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Businesses reduce production targets amid economic slowdown

By Park Yoon-bae Posted : January 11, 2023, 15:43 Updated : January 11, 2023, 17:56

[Yonhap]

SEOUL -- Domestic businesses have begun to reduce their production targets, battered by soaring inflation and high interest rates.
 
Industry sources said that it is inevitable for companies to cut down on production as the economic downturn is likely to persist at least in the first half of this year.
 
They warned that the production reduction could create a vicious cycle of growing unemployment, falling consumption, and sluggish investments.
 
The output target cut by large firms is also feared to deal a severe blow to small- and medium-sized enterprises which have been already suffering from acute financial strains.
 
Steel giant POSCO has decided to curtail its steel production target by 4 million tons this year from last year’s. The move is apparently in response to an anticipated fall in demand amid the economic slump at home and abroad.
 
Hyundai Samho Heavy Industries, an affiliate of Korea Shipbuilding & Offshore Engineering (KSOE), has set a goal of winning shipbuilding orders worth $2.6 billion in 2023, accounting for 56 percent of last year’s target amount.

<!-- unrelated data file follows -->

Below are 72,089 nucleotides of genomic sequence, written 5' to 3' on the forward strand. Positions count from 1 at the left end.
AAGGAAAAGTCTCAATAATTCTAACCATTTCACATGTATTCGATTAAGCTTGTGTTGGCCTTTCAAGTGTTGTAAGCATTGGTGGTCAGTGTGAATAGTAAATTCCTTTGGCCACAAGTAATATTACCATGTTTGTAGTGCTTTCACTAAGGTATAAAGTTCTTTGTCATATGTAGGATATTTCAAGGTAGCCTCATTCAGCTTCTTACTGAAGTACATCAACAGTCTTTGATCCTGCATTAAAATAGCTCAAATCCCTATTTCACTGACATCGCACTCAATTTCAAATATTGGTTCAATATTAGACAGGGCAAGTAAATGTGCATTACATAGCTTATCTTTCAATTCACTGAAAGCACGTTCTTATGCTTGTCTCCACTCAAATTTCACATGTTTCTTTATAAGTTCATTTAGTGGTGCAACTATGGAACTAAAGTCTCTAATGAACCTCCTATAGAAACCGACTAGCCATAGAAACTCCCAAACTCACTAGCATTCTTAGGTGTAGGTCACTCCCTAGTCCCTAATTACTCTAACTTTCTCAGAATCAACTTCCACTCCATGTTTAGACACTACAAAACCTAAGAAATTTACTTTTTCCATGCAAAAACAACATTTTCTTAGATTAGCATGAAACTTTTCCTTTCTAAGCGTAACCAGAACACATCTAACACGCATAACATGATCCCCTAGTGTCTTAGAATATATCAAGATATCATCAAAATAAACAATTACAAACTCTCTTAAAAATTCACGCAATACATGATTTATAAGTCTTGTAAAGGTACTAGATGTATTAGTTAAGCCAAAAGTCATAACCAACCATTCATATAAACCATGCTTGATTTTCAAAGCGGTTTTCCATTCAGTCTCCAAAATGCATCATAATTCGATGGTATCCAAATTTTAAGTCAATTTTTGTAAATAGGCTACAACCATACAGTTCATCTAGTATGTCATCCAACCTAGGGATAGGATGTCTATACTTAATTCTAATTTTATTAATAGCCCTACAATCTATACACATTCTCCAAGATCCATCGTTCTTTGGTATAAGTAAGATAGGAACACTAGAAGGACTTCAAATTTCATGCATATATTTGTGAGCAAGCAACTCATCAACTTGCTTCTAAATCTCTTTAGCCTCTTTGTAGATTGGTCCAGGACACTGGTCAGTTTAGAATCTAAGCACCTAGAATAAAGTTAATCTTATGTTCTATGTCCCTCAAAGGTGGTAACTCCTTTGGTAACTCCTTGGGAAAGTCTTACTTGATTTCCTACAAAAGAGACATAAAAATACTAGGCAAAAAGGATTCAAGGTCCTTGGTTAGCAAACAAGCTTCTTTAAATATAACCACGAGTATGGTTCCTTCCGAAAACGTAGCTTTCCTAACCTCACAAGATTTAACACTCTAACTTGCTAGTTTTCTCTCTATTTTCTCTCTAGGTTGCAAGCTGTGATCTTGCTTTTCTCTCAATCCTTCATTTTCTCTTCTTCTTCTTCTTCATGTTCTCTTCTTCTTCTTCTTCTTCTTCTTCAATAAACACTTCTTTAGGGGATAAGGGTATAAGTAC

KSOE has set its target at $7 billion won, slightly higher than last year’s target of $6.95 billion. However, the sum is far lower than $10.7-billion orders it snatched last year.

The Hyundai Motor Group has set a target of selling 7.52 million cars this year, up 0.66 percent from last year. The figure is in contrast with last year’s 5.5 percent increase. The automotive conglomerate seems to believe that it is difficult to increase its sales in the face of the gloomy economic outlook.
 
In addition, some companies were withdrawing their investment plans on fears about a deepening economic slump. One of such firms is SK on., a clean energy subsidiary of the SK Group, has recently decided to call off its investment plan to build an electric vehicle battery plant in Turkey jointly with U.S. carmaker Ford and a Turkish company.
 
The reason for the decision appeared to be that SK found it difficult to raise funds to finance the investment plan amid a credit crunch in the local bond market.
 

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